There are a lot of humans on our planet – over 7 billion humans, in fact. And with a lot of people, comes a lot of waste. The average “life expectancy” of an electronic device (computers, phones, tablets, TVs) is only about three years. Of course we throw away our devices when they break, but most of this e-waste is due to upgrades and replacements. Do we need to upgrade our phone every couple of years? Probably not. Do we upgrade it anyway? Of course.
Let’s look at some figures to get some perspective. In 2012, we generated 3,240,000 tons of e-waste. In the US, we spent over $206 billion on electronics with the average household spending $1312 per year. These figures have been slowly rising over the past few years, and there’s a few reasons we should be concerned.
With that much e-waste, it’s easy to imagine how much space that must take up. The number of landfills in the US has decreased over time, but average sizes of our landfills has been going up (this would be true excluding e-waste, so e-waste only helps exacerbate the issue). Thanks to the heavy metals and organic pollutants in e-waste, this isn’t so great for our health. While the US tops the charts for e-waste generation, this is a global issue that even the United Nations has been looking into.
Now, it’s not all bad news when it comes to e-waste. We do recycle, and in 2012 we managed to recycle a little over 29% of our e-waste. If we do the math, that’s 939,600 tons – nothing to be embarrassed about. Trends indicate this number will only rise in the future. But will it rise fast enough?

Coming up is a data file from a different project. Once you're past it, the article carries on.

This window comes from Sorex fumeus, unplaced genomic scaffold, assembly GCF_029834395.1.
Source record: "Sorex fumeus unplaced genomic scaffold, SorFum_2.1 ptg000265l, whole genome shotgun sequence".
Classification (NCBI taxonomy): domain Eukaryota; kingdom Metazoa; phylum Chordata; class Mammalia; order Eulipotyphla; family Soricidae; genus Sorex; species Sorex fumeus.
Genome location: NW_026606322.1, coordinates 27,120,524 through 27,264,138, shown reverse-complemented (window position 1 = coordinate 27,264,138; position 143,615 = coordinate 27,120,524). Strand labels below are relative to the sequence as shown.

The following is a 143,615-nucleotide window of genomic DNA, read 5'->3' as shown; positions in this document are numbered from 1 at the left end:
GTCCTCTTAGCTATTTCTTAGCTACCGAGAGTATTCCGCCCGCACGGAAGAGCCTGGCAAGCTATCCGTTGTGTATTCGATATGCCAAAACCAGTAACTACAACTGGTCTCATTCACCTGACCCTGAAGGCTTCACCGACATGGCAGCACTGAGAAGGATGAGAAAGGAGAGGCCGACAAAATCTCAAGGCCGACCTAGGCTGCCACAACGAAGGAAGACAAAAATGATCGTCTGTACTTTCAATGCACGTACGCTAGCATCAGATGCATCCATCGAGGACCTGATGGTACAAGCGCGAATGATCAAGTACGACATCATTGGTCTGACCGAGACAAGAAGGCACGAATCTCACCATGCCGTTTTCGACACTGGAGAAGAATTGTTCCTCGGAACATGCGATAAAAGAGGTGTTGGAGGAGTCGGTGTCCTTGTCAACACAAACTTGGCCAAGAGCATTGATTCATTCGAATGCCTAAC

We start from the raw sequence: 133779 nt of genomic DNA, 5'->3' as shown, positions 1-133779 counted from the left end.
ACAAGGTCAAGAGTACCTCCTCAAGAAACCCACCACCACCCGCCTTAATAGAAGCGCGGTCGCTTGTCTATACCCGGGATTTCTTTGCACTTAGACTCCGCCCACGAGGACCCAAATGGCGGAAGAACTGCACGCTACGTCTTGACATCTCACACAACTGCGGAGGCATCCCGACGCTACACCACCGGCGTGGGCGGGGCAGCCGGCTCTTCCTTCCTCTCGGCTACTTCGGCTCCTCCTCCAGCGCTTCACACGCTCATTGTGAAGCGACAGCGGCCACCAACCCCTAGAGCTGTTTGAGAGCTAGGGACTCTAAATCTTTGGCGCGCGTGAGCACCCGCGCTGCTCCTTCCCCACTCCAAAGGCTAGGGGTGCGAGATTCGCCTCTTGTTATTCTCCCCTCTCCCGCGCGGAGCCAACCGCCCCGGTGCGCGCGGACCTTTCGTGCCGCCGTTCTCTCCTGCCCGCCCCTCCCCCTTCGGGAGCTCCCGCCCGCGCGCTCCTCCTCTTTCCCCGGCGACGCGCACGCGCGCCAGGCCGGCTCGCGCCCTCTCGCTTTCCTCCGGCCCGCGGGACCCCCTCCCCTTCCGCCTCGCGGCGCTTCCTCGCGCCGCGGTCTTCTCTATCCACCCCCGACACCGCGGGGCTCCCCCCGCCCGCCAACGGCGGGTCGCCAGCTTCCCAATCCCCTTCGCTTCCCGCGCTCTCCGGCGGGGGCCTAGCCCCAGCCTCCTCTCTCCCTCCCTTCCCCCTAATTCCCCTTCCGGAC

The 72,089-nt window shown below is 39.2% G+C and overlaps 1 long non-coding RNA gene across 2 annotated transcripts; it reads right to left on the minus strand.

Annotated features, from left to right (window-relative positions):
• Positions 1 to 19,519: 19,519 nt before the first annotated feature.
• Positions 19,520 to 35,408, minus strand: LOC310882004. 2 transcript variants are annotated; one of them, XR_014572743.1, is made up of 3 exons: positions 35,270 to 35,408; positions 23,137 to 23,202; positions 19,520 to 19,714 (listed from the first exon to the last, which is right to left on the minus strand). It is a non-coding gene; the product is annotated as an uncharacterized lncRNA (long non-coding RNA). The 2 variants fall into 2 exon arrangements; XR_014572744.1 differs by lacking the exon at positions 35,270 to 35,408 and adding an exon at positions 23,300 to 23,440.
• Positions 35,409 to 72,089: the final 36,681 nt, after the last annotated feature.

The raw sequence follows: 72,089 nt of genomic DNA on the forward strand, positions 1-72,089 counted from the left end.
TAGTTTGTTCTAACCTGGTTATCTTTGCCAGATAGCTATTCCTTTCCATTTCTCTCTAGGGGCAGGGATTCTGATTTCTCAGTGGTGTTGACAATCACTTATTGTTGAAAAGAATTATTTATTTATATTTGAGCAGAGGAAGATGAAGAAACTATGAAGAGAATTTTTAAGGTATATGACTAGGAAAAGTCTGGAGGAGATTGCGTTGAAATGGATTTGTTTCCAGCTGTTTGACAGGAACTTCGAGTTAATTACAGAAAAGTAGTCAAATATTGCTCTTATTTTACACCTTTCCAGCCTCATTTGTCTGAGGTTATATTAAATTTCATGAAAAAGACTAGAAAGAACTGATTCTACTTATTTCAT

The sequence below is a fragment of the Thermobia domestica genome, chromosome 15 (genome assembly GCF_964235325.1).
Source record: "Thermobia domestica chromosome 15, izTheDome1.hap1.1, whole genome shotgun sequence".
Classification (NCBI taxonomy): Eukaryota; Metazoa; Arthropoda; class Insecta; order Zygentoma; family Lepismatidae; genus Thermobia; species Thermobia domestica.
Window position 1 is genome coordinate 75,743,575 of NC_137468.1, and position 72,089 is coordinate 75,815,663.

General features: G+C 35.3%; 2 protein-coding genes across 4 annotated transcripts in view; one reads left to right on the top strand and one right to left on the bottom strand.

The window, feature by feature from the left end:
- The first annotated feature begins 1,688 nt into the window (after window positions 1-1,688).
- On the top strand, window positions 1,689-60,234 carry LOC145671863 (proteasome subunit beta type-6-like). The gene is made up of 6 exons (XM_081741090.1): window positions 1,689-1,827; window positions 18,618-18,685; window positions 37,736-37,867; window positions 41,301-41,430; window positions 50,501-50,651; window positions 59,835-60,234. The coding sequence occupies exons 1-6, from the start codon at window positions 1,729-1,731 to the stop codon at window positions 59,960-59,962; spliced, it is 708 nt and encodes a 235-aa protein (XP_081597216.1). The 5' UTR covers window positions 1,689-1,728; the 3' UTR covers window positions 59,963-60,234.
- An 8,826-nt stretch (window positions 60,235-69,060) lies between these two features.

The EPA has been working towards cleaning up e-waste by working with countries around the globe and tracking the life cycle of electronics. They’ve also been working with StEP, who works to solve the e-waste problem by looking at more than just recycling.
StEP focuses on the entire life of an electronic device – starting with how it’s designed. This makes sense – if we design our products to be more environmentally friendly, easier to recycle, and easier to fix then our e-waste should naturally decrease. Another focus of StEP is reuse. Designing and utilizing technology in a way that enables it to be refurbished or reused will completely remove that technology from our waste disposal and recycling processes.
As a consumer, what can you do to help solve this problem? Well, there are actually a lot of places that will take your used technology. Instead of throwing out your old computer, try looking into either donating or recycling it. Keep sure wherever you recycle is certified by the EPA!
A quick search should provide you with the nearest locations for recycling centers and potential places to donate your tech. Often public schools and charity programs will take old computers, and sometimes even old mobile phones. Check with the program you want to donate to first, however, as not all devices will fit their needs. And don’t forget to remove your data!
If you can’t find any resources around, try reaching out to manufacturers or refurbishers. You can find registered refurbishers through Microsoft! Companies like Apple and Best Buy will also take certain e-waste and dispose of it properly, so it might be worth stopping by on your next shopping trip.